True Crime Author Reveals How Ted Bundy Fooled Her And Everyone Else

Tim Butters

Many describe convicted American serial killer Ted Bundy as a depraved monster who fooled everyone with his boy-next-door charm, including true crime author Ann Rule, who once counted Bundy as a friend.

In the 1970s, Bundy confessed to the raping and killing of 30 women. Police believe the true scale of his victims remain unknown and is possibly a lot higher than the official figures suggest. Furthermore, Bundy was a well-spoken and charming individual who was capable of effortlessly winning over his victims' confidence.

Netflix's recently released documentary, The Ted Bundy Tapes, has terrified viewers, not just because it uses unheard audio from the killer as he confesses to his brutal catalog of crimes, but because it also reveals how the convicted killer possessed an unnerving magnetism he used to manipulate people into thinking he was just a regular guy.

Speaking to Refinery29, director Joe Berlinger explained that the Netflix series represents a "cataloging and deep dive into the cradle to grave of Ted Bundy that takes a closer look at his "crimes and methodologies."

"He taps into our most primal fear: That you don't know, and can't trust, the person sleeping next to you. People want to think those who do evil are easily identifiable. Bundy tells us that those who do evil are those who often people we know and trust the most."

Per the Express, Rule met Bundy when she was volunteering as a suicide prevention hotline worker in Seattle in 1971. She recalled there was a handsome and sensitive young man named Ted who was working alongside her.

Rule was struck by how adept he was at putting people at ease and gaining their confidence. Later, she would realize these were the exact same techniques he would employ on his victims. At the time, however, she had no reason not to forge a close relationship with this well-spoken, charming, and handsome young man.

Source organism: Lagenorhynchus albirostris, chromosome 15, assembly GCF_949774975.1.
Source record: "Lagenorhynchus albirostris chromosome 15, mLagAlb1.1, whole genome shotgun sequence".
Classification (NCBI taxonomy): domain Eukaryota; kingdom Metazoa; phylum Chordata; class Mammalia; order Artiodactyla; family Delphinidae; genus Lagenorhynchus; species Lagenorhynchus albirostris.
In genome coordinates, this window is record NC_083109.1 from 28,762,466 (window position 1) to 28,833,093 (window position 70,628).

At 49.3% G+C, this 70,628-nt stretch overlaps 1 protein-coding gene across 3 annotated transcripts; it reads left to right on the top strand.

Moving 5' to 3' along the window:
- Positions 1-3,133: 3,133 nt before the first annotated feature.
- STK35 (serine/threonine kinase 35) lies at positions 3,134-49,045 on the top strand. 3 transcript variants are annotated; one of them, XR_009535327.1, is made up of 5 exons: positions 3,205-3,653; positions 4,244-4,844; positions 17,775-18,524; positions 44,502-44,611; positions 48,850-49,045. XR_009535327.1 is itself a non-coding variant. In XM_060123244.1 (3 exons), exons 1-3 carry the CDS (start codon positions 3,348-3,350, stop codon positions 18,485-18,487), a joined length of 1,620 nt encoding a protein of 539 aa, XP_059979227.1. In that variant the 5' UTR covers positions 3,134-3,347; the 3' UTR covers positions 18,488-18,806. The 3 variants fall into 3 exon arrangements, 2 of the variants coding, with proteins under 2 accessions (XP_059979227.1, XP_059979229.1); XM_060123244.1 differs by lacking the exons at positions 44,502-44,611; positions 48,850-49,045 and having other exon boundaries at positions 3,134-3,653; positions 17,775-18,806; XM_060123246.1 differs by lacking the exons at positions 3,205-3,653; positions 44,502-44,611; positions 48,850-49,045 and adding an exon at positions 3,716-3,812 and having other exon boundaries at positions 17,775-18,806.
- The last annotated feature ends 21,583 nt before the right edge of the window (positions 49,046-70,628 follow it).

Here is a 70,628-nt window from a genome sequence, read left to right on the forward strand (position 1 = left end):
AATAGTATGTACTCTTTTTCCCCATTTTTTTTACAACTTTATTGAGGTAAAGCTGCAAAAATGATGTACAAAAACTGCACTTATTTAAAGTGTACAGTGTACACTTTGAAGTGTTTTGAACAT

"I liked him immediately, it would have been hard not to. He always insisted on seeing me safely to my car when my shift was over in the wee hours of the morning," Rule later recalled.

"He often told me, 'Be careful. I don't want anything to happen to you.'

"As far as his appeal for women, I can remember thinking that if I were younger and single or my daughters were older, this would be almost the perfect man."

"As far as his appeal for women, I can remember thinking that if I were younger and single or my daughters were older, this would be almost the perfect man."

At first, she thought the killer would "prove to be a man with a record of violence, a man who should never have been allowed to walk the streets, someone who must surely have shown signs of a deranged mind."

However, when police discovered Bundy had given his real name to women he attempted to kidnap, it switched a trigger in Rule's mind. She contacted the homicide department to report her concerns about Bundy.

"I don't really think this is anything, but it's bugging me. His name is Ted Bundy. B-U-N-D-Y. Call me back. OK?"

Yet despite what, in hindsight, looks like an overwhelming tide of evidence leading to Ted's door, Rule completely discounted that her friend could be a killer. Even after he was arrested for kidnapping in 1975 and became a prime suspect in the case, Rule just thought of Bundy as the harmless Ted everyone knew and loved.

Rule explained that she knew that he "was a prime suspect, but that was all I knew at the time."

"I had no knowledge at all beyond the few innuendoes I'd read in the papers. People like Ted can fool you completely. I'd been a cop, had all that psychology — but his mask was perfect. I say that long acquaintance can help you know someone. But you can never be really sure. Scary."

Ann Rule would go on to write the definitive Bundy biography The Stranger Beside Me in 1980. She died in 2015.

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